I get that issue after deploying images on particular lenovo systems. I don't have the topic to link you to to explain what the switch does (and I don't remember), but for me the problem was solved by placing the /r switch at the end of the imaging command that comes up after saving the script.
That did not fix my problem. Thanks anyway.
As an Altitirs guy in a LanDesk shop, I understand. It would probably save you time and some frustration if you became familiar with MDT2012 and WAIK. You may prefer to use ImageX.exe (file based imaging, like RDeploy) as your Imaging tool, it doesn't use sector based images like (LanDesks) Imagew.exe. (FWIW - Sector Based images- this could be why your images are choking on bootup.) The disk functions executed by The LanDesk disk preparation tool is similar to the DISKPART.exe tool in MDT2012, it just works differently and its commands are awkward to follow.
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First, to be clear, diskpart.exe is standard Windows tooling, you can even open it on your Win7 device and get throught it's structure. It isnt hard to understand, if you look through the answer files LANDesk uses in the OSD process (the txt files after the /s of the diskpart command). ALternatively, use Provisioning and its Disk Actions. It does the same, but is GUI based to create the actions.
To get to the first questions:
1. It removes all volumes. Basically, a CD or SDcard can ahve a drive letter assigned that should be used for something different in OSD. This clears all driveletters, not partitions.
2. This will clean the disk. Basically it will remove all partitions from disk 0.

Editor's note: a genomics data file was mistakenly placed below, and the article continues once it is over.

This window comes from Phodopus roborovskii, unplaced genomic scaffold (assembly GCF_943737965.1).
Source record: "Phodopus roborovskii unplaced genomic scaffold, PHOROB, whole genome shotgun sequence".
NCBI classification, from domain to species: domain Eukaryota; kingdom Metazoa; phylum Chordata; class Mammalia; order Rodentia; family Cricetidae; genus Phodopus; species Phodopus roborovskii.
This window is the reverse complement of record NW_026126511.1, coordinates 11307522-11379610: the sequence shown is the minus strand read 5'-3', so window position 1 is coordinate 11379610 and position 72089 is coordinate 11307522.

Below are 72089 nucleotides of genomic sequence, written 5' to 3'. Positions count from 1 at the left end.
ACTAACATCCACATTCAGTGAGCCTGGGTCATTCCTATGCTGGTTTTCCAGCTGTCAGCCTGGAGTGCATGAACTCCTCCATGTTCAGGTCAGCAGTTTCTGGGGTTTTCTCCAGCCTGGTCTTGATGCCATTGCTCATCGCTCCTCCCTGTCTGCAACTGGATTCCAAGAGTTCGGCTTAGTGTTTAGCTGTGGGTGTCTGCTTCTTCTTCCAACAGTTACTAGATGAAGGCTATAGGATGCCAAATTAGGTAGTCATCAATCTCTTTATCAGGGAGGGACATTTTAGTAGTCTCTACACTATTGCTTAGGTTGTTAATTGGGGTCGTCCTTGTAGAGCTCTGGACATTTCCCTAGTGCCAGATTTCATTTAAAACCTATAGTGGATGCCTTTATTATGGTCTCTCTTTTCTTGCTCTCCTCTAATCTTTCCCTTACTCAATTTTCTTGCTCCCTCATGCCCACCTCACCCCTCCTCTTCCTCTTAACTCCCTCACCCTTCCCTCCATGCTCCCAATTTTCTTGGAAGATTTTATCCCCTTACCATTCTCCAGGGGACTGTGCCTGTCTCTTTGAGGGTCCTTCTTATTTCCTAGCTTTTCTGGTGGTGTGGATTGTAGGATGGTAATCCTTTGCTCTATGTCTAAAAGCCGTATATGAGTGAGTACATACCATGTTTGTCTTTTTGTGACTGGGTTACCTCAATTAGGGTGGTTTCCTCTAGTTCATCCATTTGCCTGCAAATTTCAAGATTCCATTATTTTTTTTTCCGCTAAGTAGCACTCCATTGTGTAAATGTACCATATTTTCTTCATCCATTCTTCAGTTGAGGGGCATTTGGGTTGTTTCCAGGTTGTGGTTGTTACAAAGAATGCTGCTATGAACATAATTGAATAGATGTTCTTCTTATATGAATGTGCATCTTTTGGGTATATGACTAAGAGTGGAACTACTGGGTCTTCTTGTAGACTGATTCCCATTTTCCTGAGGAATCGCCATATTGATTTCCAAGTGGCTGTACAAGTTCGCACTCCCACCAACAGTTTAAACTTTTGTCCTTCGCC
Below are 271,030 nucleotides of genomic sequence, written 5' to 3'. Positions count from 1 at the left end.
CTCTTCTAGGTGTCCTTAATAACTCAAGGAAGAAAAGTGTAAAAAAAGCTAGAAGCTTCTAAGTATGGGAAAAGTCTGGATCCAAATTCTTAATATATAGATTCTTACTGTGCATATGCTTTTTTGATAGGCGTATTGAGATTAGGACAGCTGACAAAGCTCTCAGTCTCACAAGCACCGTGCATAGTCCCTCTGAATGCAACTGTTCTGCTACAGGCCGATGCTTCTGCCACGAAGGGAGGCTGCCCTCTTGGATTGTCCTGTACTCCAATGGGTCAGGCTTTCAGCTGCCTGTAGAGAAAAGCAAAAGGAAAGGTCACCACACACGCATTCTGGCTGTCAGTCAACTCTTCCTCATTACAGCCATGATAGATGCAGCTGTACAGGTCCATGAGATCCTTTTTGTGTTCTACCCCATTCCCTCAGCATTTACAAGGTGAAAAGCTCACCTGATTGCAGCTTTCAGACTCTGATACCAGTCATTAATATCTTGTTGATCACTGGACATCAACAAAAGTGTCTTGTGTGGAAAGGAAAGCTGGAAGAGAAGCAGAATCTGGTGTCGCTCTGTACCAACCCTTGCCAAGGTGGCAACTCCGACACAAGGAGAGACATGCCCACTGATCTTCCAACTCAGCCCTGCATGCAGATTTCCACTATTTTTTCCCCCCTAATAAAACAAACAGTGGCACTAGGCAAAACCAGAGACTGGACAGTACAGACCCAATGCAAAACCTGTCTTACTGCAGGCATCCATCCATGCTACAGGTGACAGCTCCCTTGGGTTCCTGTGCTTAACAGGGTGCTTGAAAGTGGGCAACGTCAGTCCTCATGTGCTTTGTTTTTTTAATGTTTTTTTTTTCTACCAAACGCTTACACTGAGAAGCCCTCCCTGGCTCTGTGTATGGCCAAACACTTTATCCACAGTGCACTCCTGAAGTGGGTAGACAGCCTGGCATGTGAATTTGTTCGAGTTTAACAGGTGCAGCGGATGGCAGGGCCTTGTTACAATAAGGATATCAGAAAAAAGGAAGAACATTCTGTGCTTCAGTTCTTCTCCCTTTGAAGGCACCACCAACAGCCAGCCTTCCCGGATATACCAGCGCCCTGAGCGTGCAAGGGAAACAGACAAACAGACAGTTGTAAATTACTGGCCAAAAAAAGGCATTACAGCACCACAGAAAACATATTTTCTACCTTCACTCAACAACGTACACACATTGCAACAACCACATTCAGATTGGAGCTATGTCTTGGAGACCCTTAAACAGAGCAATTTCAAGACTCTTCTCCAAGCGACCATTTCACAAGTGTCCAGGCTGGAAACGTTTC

3. A image is deployed, but be careful! If it's a disk-image you should be fine. If you use a partition image, or a file based imaging tool like Imagex, you need to create the partitions first and (in case of Imagex, format them).
I dont know where the RMvollletter comes from at this point, but it shouldnt be necessary.
4.Assigning C: to the windows drive is only necessary if you have a Windows 7 installation with 2 partitions, 1 for boot, 1 for the OS. If you dont do anything at this point, C: is the boot, D: is the Windows drive. Nothing wrong with that, but can be confusing for some if you need to copy stuff now suddenly to D:\Windows (like the unattend.xml, drivers, etc.)
5. Yes, this fixes the MBR, and puts the active partitions straight.
Your best bet to troubleshoot is to remove the reboot at the end of the WinPE command sequence and get in there with Diskpart to see what the result is from the actions above. At this point, the boot partition should be active, the bootpartition without driveletter and the OS partition with driveletter C:
Your answer helped to figure out a few things.